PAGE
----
Andy Swart: Pastor Who Understands Communication

Andy Swart: Pastor Who Understands Communication

April 27, 2015 by

We’ve already introduced you to two of the new Center for Church Communications (CFCC) board members in Jenny Rain and Cleve Persinger. Now it’s time to meet the third and final new addition to the CFCC board: Andy Swart.

Andy is the lead and founding pastor of Metro Church in Rogers, Ark. He planted “The Metro” in 2007 when he heard the call of God to reach his generation for Christ. Metro Church had a visit from the 2012 Creative Missions team and his church saw 400% growth thanks to Creative Missions.

Andy and his wife, Carman, live in Northwest Arkansas with their two daughters, Laine and Ellie, and their faithful, yellow Labrador, Hondo.

What’s your church working on right now that’s fun?

Andy Swart: Where to begin? With a growing church, the organizational stresses in this season provide a fun and problem solving atmosphere where we are addressing building constraints, health and care of those in our church, living on mission to reach our coworkers and neighbors and a continual push to develop more leaders to love and lead in our community groups. Never a dull moment, tons of fun!

Walk softly, but carry a big, God-sized vision of communications.

As a pastoral representative on the board, what do church communicators need to know about pastors?

Andy: Be patient and give them the benefit of the doubt if they don’t immediately see the value in communications. If a pastor is worth their salt in ministry, they really want to reach people, but don’t always know how.

Slowly talk them through the process and benefits of church communications. Pastors have so many voices through the church, the blogosphere and social media telling them what they’re doing wrong and your church will grow “if you do this one thing.”

Pastors need to know you’re not adding to their plate, but helping reach people through existing technologies. Be humble and non-threatening. Humility will get things done. Walk softly, but carry a big, God-sized vision of communications.

Pastors must be the church communicator’s biggest cheerleaders.

Being that pastoral presence is on our board, what do you think church communicators most need from a pastoral perspective?

Andy: Enthusiasm and tangible resources! Never leave your church communicators alone on an island. You may not understand SEO, advertising, marketing or web presence, but these things will reach people and transform lives.

This is the business you’re in, if this doesn’t get you fired up, go sell insurance. Make it a priority to provide relational and financial support.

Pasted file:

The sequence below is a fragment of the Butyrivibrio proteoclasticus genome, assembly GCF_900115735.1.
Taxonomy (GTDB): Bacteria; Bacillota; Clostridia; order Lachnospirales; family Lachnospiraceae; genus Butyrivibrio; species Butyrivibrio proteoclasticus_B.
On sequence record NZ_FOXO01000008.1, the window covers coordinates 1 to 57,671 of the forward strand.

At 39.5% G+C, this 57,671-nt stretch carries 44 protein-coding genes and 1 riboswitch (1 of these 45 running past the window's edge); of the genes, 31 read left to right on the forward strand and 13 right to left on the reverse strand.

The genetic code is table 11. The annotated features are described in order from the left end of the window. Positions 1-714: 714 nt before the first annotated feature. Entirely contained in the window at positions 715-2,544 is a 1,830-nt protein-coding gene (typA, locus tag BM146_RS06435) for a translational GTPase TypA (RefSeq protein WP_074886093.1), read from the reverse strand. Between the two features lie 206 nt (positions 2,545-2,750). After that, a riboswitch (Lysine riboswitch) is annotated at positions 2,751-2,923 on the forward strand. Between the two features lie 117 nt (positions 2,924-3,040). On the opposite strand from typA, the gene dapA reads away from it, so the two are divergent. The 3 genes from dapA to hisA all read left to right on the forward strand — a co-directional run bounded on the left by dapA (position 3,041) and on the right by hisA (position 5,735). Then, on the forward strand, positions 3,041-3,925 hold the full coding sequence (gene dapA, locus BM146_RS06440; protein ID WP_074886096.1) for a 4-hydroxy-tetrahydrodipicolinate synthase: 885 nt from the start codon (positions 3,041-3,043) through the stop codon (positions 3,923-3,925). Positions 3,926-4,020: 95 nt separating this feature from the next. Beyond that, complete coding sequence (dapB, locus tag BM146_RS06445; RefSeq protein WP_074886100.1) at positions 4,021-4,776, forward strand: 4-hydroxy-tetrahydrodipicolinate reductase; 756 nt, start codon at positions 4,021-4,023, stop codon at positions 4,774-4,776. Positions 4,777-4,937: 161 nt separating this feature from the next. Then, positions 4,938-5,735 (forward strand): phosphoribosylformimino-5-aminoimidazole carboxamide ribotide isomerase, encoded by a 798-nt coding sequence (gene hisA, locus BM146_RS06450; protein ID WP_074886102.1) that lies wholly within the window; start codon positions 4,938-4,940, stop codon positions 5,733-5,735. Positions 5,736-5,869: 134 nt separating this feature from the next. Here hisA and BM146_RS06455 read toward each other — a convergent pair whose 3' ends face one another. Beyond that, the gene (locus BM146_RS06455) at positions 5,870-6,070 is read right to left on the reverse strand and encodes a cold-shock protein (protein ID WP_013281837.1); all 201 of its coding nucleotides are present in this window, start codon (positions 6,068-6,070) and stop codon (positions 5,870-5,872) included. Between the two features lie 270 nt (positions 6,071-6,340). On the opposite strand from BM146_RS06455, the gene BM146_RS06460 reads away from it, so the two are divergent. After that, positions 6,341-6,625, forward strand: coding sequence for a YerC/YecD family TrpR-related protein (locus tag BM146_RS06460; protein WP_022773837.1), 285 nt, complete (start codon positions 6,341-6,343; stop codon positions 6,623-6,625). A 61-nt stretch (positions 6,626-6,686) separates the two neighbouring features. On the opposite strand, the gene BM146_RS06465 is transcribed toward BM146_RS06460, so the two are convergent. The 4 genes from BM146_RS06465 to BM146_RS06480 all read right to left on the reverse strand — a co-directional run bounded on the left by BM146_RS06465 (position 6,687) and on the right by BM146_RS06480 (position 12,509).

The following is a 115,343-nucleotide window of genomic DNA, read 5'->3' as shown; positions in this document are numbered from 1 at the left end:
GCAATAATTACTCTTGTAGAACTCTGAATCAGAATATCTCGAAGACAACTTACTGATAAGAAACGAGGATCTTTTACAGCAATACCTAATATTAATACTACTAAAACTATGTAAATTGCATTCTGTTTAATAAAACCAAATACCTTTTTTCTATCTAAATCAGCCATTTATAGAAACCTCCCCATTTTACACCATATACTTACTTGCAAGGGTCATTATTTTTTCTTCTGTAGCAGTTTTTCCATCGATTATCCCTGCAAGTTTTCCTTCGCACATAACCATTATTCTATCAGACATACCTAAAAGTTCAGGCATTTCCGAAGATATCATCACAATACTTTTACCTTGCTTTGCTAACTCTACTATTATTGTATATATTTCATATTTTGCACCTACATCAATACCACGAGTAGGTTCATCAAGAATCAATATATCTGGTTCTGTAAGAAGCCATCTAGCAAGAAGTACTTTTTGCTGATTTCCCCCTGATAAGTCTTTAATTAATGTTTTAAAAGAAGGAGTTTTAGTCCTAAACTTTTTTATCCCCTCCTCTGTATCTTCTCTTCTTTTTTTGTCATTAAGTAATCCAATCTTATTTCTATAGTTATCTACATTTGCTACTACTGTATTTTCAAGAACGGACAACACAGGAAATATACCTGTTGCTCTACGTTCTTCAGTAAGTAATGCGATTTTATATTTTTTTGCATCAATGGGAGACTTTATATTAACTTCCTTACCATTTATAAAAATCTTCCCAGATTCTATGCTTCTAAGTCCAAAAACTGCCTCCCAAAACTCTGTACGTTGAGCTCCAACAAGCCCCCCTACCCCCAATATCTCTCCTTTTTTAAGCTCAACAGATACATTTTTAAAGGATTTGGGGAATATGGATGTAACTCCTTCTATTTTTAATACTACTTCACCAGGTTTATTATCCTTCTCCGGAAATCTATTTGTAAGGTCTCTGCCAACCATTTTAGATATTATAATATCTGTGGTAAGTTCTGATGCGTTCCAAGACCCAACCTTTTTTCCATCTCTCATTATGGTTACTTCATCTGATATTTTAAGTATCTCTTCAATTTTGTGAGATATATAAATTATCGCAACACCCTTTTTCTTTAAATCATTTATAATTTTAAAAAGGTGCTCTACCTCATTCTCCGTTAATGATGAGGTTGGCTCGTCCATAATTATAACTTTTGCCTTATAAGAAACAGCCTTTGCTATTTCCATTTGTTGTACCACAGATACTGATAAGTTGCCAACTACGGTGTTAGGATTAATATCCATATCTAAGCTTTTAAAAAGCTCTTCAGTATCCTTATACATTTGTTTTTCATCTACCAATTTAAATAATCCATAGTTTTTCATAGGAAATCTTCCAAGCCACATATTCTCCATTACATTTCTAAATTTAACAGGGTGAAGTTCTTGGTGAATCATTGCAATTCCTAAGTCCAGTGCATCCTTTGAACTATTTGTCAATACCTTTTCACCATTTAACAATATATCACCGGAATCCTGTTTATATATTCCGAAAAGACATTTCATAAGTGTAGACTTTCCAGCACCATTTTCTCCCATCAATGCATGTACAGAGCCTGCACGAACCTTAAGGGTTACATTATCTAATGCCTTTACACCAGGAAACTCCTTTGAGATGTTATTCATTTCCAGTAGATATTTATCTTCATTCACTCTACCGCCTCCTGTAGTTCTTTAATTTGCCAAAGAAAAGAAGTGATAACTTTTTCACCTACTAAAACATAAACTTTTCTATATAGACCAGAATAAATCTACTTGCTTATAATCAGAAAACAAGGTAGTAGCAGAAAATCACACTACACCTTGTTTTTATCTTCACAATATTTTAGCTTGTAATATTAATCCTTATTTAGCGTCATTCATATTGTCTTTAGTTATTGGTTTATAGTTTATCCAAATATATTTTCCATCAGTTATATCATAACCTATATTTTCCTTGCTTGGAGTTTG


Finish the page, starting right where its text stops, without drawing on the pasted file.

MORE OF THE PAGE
Pastors must be the church communicator’s biggest cheerleaders and give them some financial resources to develop and experiment with new ways to reach people and share stories of life transformation in the church.

Stop broadcasting, start connecting.

What’s the single greatest thing you think churches can do to communicate better?

Andy: Stop broadcasting, start connecting. I am overwhelmed with the constant reminder of how much pain most people are in. They’re looking for tangible ways to grow in their relationship with Christ, love their families better and share their story of what God is doing in their lives.

This is what I want our church to communicate: we are here to help you in your hurt and pain and desire to connect with Jesus.

Reducing church communications to keeping people in the loop on every little church activity that doesn’t address their deepest longings to know God and make him known miss the mark.

Communicate stories of life-change, give hope and listen to your people. They’ll let you know how to connect, it’s what they desire

Church communicators must be on the leading edge of how people are communicating and connecting.

What do you see in the future of church communication?

Andy: I’m a pastor and not a church communicator, so I’m not gifted in knowing the trends coming down the pipe. I think church communicators must be on the leading edge of how people are communicating and connecting.

Pastors need to give their communicators a lot of rope to experiment with new platforms and avenues to connect with both their physical congregation and online congregation.

Some things will stick and work, others won’t. If a campaign doesn’t work, don’t throw the baby out with the bathwater—assess, evaluate and look ahead.

Post By:

Kevin D. Hendricks

When Kevin isn't busy as the editor of Church Marketing Sucks, he runs his own writing and editing company, Monkey Outta Nowhere. Kevin has been blogging since 1998, runs the hyperlocal site West St. Paul Reader, and has published several books, including 137 Books in One Year: How to Fall in Love With Reading, The Stephanies and all of our church communication books.
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